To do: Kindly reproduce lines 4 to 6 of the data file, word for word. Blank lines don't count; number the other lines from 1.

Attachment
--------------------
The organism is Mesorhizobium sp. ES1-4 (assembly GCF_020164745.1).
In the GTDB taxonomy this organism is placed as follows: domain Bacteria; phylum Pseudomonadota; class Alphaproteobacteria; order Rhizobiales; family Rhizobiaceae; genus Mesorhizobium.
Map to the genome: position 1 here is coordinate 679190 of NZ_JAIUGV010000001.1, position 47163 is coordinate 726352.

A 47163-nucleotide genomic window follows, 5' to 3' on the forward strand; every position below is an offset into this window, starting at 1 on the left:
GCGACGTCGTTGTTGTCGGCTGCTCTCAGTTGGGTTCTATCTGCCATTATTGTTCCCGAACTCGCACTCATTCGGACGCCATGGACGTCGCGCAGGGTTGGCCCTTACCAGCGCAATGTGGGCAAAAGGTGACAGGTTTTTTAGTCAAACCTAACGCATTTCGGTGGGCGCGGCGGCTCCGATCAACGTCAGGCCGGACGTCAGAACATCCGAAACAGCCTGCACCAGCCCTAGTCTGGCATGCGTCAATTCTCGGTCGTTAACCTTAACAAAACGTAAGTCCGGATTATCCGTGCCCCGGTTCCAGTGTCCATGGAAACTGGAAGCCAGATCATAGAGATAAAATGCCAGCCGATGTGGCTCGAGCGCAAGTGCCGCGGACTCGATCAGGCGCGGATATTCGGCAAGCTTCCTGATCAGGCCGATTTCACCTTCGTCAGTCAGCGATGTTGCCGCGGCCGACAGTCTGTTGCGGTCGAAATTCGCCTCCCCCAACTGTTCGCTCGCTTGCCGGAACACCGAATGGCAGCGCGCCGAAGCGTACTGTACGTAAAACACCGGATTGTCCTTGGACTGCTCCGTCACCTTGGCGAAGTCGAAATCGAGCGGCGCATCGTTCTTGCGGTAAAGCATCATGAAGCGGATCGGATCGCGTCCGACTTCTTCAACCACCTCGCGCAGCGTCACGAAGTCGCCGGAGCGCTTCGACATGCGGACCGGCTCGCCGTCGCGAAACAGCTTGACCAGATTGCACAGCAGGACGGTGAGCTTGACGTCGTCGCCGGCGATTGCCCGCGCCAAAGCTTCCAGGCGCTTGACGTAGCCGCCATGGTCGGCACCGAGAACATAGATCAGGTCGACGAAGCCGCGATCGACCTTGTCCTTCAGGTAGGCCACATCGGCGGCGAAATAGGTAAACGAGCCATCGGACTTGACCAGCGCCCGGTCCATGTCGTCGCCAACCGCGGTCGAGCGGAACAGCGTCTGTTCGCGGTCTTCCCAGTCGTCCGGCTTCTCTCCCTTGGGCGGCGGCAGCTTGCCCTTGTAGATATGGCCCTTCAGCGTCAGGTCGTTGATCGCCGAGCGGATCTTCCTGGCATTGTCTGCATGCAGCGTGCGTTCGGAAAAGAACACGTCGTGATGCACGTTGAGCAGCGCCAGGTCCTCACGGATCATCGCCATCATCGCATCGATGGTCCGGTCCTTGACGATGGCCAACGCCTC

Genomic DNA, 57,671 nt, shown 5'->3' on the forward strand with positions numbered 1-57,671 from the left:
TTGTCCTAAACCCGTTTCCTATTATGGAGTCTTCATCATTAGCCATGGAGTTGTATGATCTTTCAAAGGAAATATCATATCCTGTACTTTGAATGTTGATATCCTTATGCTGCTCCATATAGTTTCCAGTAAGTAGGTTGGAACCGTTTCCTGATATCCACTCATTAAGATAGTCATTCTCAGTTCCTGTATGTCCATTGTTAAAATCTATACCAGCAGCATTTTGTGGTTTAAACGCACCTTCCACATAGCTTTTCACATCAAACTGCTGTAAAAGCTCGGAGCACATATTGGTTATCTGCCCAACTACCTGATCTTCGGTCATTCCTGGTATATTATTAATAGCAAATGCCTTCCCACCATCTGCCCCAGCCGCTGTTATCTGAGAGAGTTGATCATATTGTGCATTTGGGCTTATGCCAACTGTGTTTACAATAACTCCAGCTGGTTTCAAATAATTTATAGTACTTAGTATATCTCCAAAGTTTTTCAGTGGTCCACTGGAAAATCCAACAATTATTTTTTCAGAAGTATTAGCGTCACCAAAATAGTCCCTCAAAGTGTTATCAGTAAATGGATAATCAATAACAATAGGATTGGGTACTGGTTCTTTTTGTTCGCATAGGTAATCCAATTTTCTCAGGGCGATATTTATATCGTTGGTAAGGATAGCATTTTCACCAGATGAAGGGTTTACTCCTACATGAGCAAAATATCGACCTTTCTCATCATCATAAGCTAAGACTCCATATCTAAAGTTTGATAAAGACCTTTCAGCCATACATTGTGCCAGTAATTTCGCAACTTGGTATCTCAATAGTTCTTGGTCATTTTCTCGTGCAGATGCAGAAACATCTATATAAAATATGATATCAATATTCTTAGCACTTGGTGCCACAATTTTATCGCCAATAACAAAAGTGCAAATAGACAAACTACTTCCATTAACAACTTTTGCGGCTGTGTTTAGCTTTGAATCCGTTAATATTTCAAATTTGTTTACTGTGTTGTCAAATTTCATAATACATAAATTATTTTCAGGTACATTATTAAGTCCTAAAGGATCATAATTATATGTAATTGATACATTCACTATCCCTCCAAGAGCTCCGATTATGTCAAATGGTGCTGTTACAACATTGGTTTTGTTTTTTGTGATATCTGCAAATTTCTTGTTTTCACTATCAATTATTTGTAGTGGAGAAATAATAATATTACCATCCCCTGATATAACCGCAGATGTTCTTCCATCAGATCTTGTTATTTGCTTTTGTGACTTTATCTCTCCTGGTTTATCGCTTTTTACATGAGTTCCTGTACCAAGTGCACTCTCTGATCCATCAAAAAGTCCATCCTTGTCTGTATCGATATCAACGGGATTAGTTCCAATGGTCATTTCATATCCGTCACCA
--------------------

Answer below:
A 47163-nucleotide genomic window follows, 5' to 3' on the forward strand; every position below is an offset into this window, starting at 1 on the left:
GCGACGTCGTTGTTGTCGGCTGCTCTCAGTTGGGTTCTATCTGCCATTATTGTTCCCGAACTCGCACTCATTCGGACGCCATGGACGTCGCGCAGGGTTGGCCCTTACCAGCGCAATGTGGGCAAAAGGTGACAGGTTTTTTAGTCAAACCTAACGCATTTCGGTGGGCGCGGCGGCTCCGATCAACGTCAGGCCGGACGTCAGAACATCCGAAACAGCCTGCACCAGCCCTAGTCTGGCATGCGTCAATTCTCGGTCGTTAACCTTAACAAAACGTAAGTCCGGATTATCCGTGCCCCGGTTCCAGTGTCCATGGAAACTGGAAGCCAGATCATAGAGATAAAATGCCAGCCGATGTGGCTCGAGCGCAAGTGCCGCGGACTCGATCAGGCGCGGATATTCGGCAAGCTTCCTGATCAGGCCGATTTCACCTTCGTCAGTCAGCGATGTTGCCGCGGCCGACAGTCTGTTGCGGTCGAAATTCGCCTCCCCCAACTGTTCGCTCGCTTGCCGGAACACCGAATGGCAGCGCGCCGAAGCGTACTGTACGTAAAACACCGGATTGTCCTTGGACTGCTCCGTCACCTTGGCGAAGTCGAAATCGAGCGGCGCATCGTTCTTGCGGTAAAGCATCATGAAGCGGATCGGATCGCGTCCGACTTCTTCAACCACCTCGCGCAGCGTCACGAAGTCGCCGGAGCGCTTCGACATGCGGACCGGCTCGCCGTCGCGAAACAGCTTGACCAGATTGCACAGCAGGACGGTGAGCTTGACGTCGTCGCCGGCGATTGCCCGCGCCAAAGCTTCCAGGCGCTTGACGTAGCCGCCATGGTCGGCACCGAGAACATAGATCAGGTCGACGAAGCCGCGATCGACCTTGTCCTTCAGGTAGGCCACATCGGCGGCGAAATAGGTAAACGAGCCATCGGACTTGACCAGCGCCCGGTCCATGTCGTCGCCAACCGCGGTCGAGCGGAACAGCGTCTGTTCGCGGTCTTCCCAGTCGTCCGGCTTCTCTCCCTTGGGCGGCGGCAGCTTGCCCTTGTAGATATGGCCCTTCAGCGTCAGGTCGTTGATCGCCGAGCGGATCTTCCTGGCATTGTCTGCATGCAGCGTGCGTTCGGAAAAGAACACGTCGTGATGCACGTTGAGCAGCGCCAGGTCCTCACGGATCATCGCCATCATCGCATCGATGGTCCGGTCCTTGACGATGGCCAACGCCTC

Genomic DNA, 57,671 nt, shown 5'->3' on the forward strand with positions numbered 1-57,671 from the left: